App install fraud saw a resurgence in 2022, leading to $5.4 billion in global financial exposure, the estimated monetary loss if fraud protection wasn’t in place.
According to Appsflyer’s latest report they attribute this resurgence to three key factors, namely the distraction caused by the release of iOS 14.5, budget cuts affecting marketing teams throughout the sector and an increase in reported cases due to improved fraud protection.
Although both gaming and non-gaming apps were affected by install fraud, the report notes that, “the gaming industry’s data savviness and emphasis on post-install value optimisation weeds out fraudulent activity.”
Apps can learn from mobile
Fraud rates climbed throughout the year, increasing by 40% on iOS in the second half of 2022 and 46% on Android in the same period, reaching rates of 11.81% and 12.75% at the end of February 2023 across all apps. Games, however, saw rates of around a sixth of other apps, standing at 1.86% on iOS devices and 2.22% on Android in February 2023. The report notes that “gaming user acquisition managers are considered best-in-class in anti-fraud practices. To curb fraud, marketers from other sectors could benefit from adopting the best practices long-established in mobile gaming.”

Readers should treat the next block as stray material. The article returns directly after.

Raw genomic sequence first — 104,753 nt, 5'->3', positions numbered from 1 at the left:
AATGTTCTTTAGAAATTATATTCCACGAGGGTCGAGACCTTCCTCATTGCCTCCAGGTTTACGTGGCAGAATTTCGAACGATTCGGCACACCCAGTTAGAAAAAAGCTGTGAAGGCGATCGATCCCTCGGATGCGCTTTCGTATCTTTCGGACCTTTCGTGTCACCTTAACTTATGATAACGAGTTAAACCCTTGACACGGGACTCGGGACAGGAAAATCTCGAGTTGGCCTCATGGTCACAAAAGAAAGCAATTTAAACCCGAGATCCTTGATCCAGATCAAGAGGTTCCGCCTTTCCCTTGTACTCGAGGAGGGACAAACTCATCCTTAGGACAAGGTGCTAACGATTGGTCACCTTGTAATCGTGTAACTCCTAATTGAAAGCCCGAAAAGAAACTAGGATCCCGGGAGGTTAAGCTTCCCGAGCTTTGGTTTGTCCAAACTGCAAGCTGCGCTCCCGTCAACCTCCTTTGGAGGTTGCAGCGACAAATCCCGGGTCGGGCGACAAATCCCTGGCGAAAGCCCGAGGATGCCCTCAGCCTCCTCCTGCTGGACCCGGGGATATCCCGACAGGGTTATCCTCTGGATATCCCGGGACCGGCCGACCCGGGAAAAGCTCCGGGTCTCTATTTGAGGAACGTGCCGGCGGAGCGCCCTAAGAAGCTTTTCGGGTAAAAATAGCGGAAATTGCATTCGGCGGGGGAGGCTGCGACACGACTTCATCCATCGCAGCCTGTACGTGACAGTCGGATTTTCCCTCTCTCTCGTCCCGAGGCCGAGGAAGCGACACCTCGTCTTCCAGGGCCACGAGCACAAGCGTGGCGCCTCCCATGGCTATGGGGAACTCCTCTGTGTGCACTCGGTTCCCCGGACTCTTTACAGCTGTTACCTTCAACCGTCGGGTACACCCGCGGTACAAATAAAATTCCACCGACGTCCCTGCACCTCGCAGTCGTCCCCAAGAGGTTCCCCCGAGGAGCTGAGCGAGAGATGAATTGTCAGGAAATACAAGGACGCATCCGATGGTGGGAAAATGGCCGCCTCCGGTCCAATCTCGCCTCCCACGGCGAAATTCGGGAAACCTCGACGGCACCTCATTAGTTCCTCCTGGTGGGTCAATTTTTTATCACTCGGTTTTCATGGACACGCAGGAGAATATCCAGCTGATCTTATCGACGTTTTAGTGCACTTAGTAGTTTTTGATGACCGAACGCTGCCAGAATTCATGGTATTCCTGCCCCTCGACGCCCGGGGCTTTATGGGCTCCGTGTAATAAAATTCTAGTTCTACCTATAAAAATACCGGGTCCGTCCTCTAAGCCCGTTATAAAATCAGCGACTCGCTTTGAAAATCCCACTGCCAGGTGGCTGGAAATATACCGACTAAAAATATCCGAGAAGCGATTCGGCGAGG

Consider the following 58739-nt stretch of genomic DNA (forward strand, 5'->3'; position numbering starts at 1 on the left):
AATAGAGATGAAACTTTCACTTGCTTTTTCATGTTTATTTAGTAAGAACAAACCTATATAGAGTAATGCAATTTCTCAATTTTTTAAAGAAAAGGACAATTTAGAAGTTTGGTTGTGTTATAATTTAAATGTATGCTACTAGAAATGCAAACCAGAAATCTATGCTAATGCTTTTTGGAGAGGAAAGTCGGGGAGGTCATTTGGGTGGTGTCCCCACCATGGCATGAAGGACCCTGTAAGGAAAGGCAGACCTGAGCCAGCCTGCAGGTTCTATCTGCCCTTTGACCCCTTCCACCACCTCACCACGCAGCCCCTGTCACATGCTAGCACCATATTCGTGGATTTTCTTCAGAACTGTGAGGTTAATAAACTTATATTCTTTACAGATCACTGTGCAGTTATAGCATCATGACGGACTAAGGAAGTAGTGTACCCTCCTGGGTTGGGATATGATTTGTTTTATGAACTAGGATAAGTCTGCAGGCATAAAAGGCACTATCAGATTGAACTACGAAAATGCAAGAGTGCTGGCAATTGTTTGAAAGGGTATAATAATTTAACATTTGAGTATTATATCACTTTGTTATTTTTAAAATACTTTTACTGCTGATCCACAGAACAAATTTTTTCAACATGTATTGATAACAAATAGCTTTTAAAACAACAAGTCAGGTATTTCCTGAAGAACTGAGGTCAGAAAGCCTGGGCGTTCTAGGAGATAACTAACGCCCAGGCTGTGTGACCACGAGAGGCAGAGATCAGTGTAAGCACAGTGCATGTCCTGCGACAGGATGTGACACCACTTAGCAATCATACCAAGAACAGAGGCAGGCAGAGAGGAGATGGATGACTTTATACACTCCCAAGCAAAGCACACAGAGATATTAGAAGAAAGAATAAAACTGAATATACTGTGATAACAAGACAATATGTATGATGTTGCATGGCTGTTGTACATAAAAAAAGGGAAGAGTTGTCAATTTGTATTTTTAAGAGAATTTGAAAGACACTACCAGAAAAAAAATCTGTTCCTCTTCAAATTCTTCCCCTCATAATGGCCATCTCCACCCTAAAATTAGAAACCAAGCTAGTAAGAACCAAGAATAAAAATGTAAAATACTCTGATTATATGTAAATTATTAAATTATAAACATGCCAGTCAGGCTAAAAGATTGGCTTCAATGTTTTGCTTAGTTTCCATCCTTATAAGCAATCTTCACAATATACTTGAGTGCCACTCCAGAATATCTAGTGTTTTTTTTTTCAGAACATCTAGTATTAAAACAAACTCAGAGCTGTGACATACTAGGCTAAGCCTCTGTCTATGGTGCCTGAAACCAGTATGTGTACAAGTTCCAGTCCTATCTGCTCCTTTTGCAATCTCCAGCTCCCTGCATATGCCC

In contrast, finance, shopping, and casino apps led to over 75% of exposures, with finance apps alone making up almost 50% at $2.6 billion. Bots accounted for over 70% of install fraid in most regions, with only the MENA region trailing at 68%.
Although install fraud was identified throughout the world, markets such as the UK (21% on Android, 23% on iOS), Mexico (34% on Android, 19% on iOS) and Vietnam (21% on Android, 28% on iOS) reported higher levels of fraudulent activity. However, as noted in the study, this heightened activity could be due to recent improvements in fraud detection.
In March, an Appsflyer report found that the UK attracted $545 million in ad spend in 2022.